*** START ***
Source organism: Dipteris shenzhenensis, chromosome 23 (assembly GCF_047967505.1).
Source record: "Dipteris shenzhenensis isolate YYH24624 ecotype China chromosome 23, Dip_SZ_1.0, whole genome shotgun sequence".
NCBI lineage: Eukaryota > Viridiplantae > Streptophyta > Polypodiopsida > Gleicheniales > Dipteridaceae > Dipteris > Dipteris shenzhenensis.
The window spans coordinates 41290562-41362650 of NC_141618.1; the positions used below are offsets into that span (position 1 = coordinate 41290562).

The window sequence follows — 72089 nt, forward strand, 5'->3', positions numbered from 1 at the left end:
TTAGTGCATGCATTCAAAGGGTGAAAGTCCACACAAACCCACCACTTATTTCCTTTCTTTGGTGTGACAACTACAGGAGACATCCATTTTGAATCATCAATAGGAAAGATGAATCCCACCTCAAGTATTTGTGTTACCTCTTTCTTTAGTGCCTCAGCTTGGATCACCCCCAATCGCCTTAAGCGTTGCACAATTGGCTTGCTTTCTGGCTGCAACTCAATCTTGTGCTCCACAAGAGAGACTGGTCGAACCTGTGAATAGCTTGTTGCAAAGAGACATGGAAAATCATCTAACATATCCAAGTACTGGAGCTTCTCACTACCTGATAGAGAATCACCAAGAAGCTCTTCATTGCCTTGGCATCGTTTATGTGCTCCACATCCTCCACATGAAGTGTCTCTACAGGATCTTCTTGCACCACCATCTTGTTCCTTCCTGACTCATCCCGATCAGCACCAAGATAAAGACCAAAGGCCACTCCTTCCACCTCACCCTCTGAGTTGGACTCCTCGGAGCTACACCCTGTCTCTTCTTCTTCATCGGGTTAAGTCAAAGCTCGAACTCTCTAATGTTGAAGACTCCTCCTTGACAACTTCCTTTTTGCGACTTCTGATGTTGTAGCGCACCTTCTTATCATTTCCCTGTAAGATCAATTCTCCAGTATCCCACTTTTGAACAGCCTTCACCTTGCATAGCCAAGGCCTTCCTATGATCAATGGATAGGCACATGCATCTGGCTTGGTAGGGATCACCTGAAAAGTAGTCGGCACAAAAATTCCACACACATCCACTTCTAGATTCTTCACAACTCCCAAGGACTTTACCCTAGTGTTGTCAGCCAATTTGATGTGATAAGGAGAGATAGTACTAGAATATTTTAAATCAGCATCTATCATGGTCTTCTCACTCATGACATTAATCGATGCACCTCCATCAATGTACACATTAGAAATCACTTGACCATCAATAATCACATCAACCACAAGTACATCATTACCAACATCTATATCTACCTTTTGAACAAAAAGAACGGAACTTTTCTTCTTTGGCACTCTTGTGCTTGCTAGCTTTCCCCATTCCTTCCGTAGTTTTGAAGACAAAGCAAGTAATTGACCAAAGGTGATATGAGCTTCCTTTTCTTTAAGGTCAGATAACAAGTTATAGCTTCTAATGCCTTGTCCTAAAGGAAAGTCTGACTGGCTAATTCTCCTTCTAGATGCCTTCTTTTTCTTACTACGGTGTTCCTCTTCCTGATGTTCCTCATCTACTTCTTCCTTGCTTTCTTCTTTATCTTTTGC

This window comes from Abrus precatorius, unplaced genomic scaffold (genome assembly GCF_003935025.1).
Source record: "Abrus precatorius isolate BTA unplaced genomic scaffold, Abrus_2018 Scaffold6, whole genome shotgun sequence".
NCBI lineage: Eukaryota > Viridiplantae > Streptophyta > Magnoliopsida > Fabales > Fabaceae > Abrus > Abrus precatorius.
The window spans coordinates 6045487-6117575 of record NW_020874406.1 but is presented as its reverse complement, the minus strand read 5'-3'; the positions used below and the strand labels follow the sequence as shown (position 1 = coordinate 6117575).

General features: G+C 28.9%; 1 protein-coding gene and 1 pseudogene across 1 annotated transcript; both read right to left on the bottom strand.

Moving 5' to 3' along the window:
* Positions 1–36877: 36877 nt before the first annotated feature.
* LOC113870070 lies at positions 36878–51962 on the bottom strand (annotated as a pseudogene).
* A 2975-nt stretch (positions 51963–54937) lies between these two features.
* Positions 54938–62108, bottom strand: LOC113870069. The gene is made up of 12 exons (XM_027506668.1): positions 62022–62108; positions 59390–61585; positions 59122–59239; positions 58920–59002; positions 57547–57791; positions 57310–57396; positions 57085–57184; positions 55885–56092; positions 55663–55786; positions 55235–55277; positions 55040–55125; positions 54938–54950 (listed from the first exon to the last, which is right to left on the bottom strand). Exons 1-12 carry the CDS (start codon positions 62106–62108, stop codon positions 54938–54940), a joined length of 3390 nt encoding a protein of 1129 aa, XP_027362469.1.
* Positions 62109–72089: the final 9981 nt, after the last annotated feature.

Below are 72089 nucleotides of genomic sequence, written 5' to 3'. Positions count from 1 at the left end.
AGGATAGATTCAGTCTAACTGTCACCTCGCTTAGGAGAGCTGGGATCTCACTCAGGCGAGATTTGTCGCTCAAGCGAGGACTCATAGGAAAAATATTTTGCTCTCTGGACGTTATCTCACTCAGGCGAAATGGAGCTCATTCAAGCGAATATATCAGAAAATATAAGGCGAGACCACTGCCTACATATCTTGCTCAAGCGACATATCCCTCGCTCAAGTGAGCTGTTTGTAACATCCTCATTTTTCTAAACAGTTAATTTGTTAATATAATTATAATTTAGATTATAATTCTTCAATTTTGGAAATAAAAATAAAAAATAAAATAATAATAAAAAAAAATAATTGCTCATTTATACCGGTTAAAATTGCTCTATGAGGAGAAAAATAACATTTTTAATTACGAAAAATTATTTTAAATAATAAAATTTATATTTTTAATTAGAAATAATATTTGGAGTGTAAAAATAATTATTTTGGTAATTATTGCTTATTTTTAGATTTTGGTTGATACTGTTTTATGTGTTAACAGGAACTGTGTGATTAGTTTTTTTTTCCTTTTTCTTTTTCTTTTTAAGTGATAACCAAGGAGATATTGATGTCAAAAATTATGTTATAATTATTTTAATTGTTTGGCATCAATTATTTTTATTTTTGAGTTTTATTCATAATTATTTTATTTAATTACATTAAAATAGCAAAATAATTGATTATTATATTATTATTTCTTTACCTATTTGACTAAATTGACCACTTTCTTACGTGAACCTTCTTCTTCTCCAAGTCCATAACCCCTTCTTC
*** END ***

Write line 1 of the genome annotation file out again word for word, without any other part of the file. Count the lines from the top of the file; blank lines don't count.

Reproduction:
Source organism: Dipteris shenzhenensis, chromosome 23 (assembly GCF_047967505.1).